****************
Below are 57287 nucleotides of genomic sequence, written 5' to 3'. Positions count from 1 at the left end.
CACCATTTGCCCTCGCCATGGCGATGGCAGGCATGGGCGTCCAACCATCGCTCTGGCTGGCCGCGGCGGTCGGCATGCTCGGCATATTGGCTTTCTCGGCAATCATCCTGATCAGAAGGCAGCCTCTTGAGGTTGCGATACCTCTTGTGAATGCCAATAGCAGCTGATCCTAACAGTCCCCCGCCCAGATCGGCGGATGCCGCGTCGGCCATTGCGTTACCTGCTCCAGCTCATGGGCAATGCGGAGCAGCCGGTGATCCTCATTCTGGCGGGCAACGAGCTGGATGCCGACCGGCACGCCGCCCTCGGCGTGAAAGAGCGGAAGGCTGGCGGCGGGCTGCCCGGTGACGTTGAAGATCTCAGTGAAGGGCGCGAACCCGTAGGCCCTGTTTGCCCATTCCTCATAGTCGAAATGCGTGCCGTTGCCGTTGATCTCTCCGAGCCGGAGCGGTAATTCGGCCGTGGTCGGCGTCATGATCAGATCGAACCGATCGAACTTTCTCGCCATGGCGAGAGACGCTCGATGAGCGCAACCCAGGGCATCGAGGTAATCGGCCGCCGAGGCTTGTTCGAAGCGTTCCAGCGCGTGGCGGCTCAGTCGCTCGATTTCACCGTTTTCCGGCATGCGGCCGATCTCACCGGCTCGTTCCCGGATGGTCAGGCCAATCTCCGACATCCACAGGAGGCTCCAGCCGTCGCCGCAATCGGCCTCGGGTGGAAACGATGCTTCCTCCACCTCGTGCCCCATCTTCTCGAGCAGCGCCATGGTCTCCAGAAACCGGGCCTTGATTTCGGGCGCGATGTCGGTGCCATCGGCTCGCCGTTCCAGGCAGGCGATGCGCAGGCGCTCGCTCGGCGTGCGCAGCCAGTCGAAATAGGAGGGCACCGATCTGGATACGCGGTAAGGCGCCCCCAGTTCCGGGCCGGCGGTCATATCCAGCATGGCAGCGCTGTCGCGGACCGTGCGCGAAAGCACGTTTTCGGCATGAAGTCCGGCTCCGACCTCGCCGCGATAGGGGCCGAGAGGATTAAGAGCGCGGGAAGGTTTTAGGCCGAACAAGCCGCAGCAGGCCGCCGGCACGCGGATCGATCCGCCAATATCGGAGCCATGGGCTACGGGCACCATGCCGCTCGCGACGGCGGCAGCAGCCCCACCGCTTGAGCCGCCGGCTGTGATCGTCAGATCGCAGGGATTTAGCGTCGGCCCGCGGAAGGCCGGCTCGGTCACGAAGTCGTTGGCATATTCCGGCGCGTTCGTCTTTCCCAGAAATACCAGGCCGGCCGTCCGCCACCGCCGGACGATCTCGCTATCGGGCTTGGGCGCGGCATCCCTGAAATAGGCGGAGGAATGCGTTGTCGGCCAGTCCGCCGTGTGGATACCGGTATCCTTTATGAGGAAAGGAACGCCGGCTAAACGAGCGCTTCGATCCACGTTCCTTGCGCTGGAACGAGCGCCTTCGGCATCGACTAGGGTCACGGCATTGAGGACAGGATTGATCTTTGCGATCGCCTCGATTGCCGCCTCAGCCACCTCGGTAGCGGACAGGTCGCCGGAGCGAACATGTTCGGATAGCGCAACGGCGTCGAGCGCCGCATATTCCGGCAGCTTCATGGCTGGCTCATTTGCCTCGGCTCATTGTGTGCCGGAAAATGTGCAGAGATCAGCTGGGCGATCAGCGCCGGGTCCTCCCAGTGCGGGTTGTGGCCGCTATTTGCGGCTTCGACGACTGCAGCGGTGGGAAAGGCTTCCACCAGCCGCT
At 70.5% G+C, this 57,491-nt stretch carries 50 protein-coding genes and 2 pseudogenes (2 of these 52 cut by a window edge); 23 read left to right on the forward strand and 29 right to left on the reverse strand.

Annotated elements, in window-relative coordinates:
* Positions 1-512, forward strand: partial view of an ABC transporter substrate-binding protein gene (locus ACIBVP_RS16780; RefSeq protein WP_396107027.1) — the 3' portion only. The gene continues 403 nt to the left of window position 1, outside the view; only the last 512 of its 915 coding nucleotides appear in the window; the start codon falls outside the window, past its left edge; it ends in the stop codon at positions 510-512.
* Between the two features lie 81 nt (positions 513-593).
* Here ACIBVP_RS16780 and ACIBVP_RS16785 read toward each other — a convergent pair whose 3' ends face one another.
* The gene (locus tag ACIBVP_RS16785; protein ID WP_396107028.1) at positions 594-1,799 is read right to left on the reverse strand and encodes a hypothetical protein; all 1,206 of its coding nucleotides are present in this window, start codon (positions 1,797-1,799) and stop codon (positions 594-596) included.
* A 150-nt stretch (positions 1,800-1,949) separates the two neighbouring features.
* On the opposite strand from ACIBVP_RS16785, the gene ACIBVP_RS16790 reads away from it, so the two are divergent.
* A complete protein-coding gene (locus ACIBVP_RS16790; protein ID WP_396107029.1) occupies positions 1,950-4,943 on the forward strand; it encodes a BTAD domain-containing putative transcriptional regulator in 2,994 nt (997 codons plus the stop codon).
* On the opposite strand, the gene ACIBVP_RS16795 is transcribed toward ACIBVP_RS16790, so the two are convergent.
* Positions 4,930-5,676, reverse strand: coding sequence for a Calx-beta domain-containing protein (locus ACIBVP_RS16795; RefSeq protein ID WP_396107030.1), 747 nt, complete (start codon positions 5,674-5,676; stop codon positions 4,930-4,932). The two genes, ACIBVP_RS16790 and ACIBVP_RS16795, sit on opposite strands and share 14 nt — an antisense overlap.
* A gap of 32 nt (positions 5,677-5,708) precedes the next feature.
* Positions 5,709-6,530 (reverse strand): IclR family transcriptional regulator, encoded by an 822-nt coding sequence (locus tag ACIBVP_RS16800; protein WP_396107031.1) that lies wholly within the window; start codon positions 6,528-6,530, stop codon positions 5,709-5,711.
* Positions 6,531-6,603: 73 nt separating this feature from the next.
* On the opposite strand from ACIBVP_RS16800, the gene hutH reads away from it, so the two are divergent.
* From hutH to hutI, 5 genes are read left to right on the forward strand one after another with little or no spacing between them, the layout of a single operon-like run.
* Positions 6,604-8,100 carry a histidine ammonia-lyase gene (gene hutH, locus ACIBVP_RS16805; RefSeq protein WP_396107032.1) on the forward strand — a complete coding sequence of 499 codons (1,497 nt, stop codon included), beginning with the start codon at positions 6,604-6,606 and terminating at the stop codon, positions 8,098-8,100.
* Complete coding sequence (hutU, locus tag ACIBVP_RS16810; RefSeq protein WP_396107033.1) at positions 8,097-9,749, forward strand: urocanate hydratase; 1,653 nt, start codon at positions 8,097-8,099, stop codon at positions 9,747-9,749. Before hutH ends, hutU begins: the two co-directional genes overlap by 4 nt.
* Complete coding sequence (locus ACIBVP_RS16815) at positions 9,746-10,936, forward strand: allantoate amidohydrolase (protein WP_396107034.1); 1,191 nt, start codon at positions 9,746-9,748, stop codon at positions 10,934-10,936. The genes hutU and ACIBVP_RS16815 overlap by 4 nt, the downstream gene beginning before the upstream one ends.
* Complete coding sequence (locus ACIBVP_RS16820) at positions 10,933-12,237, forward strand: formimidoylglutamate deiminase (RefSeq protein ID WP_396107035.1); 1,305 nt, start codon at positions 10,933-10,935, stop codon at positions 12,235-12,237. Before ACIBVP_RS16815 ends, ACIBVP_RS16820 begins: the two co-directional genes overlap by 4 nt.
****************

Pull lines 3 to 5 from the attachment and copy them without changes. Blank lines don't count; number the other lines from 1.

At 70.5% G+C, this 57,491-nt stretch carries 50 protein-coding genes and 2 pseudogenes (2 of these 52 cut by a window edge); 23 read left to right on the forward strand and 29 right to left on the reverse strand.

Annotated elements, in window-relative coordinates:
* Positions 1-512, forward strand: partial view of an ABC transporter substrate-binding protein gene (locus ACIBVP_RS16780; RefSeq protein WP_396107027.1) — the 3' portion only. The gene continues 403 nt to the left of window position 1, outside the view; only the last 512 of its 915 coding nucleotides appear in the window; the start codon falls outside the window, past its left edge; it ends in the stop codon at positions 510-512.